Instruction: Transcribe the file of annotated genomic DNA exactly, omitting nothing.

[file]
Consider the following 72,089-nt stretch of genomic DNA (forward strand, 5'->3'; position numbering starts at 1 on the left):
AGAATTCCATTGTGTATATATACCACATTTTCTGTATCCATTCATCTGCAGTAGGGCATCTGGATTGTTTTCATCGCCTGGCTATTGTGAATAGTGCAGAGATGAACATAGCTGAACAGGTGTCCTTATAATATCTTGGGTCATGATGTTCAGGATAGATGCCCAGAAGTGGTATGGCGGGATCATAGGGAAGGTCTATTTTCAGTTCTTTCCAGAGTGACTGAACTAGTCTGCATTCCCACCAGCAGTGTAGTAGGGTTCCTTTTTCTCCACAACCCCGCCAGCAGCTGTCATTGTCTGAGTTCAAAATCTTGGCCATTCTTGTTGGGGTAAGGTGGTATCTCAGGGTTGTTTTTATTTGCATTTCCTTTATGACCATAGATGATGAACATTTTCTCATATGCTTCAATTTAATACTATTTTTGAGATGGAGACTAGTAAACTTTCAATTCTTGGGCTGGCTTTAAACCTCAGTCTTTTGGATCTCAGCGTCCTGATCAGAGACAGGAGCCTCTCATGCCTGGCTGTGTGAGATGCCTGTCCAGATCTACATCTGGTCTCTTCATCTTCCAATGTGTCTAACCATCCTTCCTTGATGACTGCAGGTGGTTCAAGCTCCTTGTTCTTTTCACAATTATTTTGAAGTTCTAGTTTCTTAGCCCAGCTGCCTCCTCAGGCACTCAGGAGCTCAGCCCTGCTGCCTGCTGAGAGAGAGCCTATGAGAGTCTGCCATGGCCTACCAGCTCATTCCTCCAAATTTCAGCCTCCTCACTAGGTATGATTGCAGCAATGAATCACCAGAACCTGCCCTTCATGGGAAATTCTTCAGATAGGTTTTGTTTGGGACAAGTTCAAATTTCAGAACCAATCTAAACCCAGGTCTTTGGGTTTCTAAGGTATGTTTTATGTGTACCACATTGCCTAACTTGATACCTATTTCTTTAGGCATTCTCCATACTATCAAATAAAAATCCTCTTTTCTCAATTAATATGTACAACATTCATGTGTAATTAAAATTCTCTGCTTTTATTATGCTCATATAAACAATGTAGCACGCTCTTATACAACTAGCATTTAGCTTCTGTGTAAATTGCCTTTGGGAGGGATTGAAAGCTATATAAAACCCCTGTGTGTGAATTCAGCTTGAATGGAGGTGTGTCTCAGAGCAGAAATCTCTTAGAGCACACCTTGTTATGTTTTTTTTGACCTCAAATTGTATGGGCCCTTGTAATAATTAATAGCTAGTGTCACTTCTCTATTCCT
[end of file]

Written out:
Consider the following 72,089-nt stretch of genomic DNA (forward strand, 5'->3'; position numbering starts at 1 on the left):
AGAATTCCATTGTGTATATATACCACATTTTCTGTATCCATTCATCTGCAGTAGGGCATCTGGATTGTTTTCATCGCCTGGCTATTGTGAATAGTGCAGAGATGAACATAGCTGAACAGGTGTCCTTATAATATCTTGGGTCATGATGTTCAGGATAGATGCCCAGAAGTGGTATGGCGGGATCATAGGGAAGGTCTATTTTCAGTTCTTTCCAGAGTGACTGAACTAGTCTGCATTCCCACCAGCAGTGTAGTAGGGTTCCTTTTTCTCCACAACCCCGCCAGCAGCTGTCATTGTCTGAGTTCAAAATCTTGGCCATTCTTGTTGGGGTAAGGTGGTATCTCAGGGTTGTTTTTATTTGCATTTCCTTTATGACCATAGATGATGAACATTTTCTCATATGCTTCAATTTAATACTATTTTTGAGATGGAGACTAGTAAACTTTCAATTCTTGGGCTGGCTTTAAACCTCAGTCTTTTGGATCTCAGCGTCCTGATCAGAGACAGGAGCCTCTCATGCCTGGCTGTGTGAGATGCCTGTCCAGATCTACATCTGGTCTCTTCATCTTCCAATGTGTCTAACCATCCTTCCTTGATGACTGCAGGTGGTTCAAGCTCCTTGTTCTTTTCACAATTATTTTGAAGTTCTAGTTTCTTAGCCCAGCTGCCTCCTCAGGCACTCAGGAGCTCAGCCCTGCTGCCTGCTGAGAGAGAGCCTATGAGAGTCTGCCATGGCCTACCAGCTCATTCCTCCAAATTTCAGCCTCCTCACTAGGTATGATTGCAGCAATGAATCACCAGAACCTGCCCTTCATGGGAAATTCTTCAGATAGGTTTTGTTTGGGACAAGTTCAAATTTCAGAACCAATCTAAACCCAGGTCTTTGGGTTTCTAAGGTATGTTTTATGTGTACCACATTGCCTAACTTGATACCTATTTCTTTAGGCATTCTCCATACTATCAAATAAAAATCCTCTTTTCTCAATTAATATGTACAACATTCATGTGTAATTAAAATTCTCTGCTTTTATTATGCTCATATAAACAATGTAGCACGCTCTTATACAACTAGCATTTAGCTTCTGTGTAAATTGCCTTTGGGAGGGATTGAAAGCTATATAAAACCCCTGTGTGTGAATTCAGCTTGAATGGAGGTGTGTCTCAGAGCAGAAATCTCTTAGAGCACACCTTGTTATGTTTTTTTTGACCTCAAATTGTATGGGCCCTTGTAATAATTAATAGCTAGTGTCACTTCTCTATTCCT